Protecting coral reefs: So much more than a tourist attraction

The warm climate and crystal clear, shallow waters surrounding the Cayman Islands are ideal for coral. For those of us lucky enough to live and vacation in this tropical paradise, we have the opportunity to experience the wonders of the reefs firsthand, but it is important that we understand a bit more about this amazing ecosystem.

Coral reefs are the most diverse of all marine ecosystems, so much so that they are often called “rainforests of the sea.” They are literally teeming with life and although they only cover a tiny fraction (less than one percent) of the earth’s surface and less than two percent of the ocean bottom, approximately one quarter of all ocean species depend on them for sources of food and shelter.

Underwater inhabitants are not the only ones relying on coral reefs, they are also of great importance and value to humans. We depend on reefs for food, tourism-based jobs, medicine, storm protection and for leisure.

Did you know that corals are actually animals and not plants? There are two types of coral: hard (e.g. brain coral and staghorn coral) and soft (e.g. sea fans and sea plumes) and they live in colonies consisting of many tiny individuals called polyps which secrete a hard calcium carbonate skeleton, forming the base for the colony. Corals live symbiotically with an alga (zooxanthellae) that gives the coral its vibrant color.

If corals are animals, then how do they eat? The polyps stretch out and use their tentacles to gather food such as plankton and small fish. By getting enough food and living in the right conditions they are able to thrive and grow beautifully, however coral reefs are fragile ecosystems and are very sensitive to changes.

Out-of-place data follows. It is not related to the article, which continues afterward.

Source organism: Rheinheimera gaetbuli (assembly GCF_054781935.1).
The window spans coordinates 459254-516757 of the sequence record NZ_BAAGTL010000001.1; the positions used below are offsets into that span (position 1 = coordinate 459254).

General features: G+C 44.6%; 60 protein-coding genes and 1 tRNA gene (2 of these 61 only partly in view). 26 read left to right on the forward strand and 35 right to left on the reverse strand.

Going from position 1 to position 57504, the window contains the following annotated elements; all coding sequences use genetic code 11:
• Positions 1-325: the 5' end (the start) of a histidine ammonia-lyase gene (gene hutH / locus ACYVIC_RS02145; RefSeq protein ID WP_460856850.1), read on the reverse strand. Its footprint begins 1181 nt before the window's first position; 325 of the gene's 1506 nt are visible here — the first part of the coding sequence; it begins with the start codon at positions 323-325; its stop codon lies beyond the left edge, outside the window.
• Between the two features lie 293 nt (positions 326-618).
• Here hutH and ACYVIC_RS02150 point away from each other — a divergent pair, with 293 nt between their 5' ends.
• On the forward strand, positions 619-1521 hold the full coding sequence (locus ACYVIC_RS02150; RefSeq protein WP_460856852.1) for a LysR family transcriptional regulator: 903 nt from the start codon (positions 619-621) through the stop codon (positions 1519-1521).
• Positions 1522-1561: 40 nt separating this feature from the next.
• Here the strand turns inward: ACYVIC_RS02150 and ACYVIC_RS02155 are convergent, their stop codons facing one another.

Some of the changes reefs encounter are natural, but the changes caused by people are the real threats. These include pollution, climate change, dangerous fishing methods and direct contact with corals, which are easily damaged. When a coral becomes stressed, coral bleaching can occur. During this process, the algae living in the tissues of the coral is expelled which causes the coral to turn white. An unhealthy reef is not good news for wildlife or for people, therefore protecting our reefs against extreme changes is imperative.

The Cayman Islands boast many top-rated dive and snorkel sites, arguably some of the best in the world and that is all down to the main attraction: coral reefs. By generating awareness of the importance of coral reef ecosystems, we can greatly reduce the impact humans have on them, which will mean that future generations can continue to benefit as we do today.

So when you have the chance, head out on a relaxing snorkel or into the depths on an adventurous dive. Just remember to act responsibly and you never know what you’ll discover, but one thing is certain – you won’t be disappointed!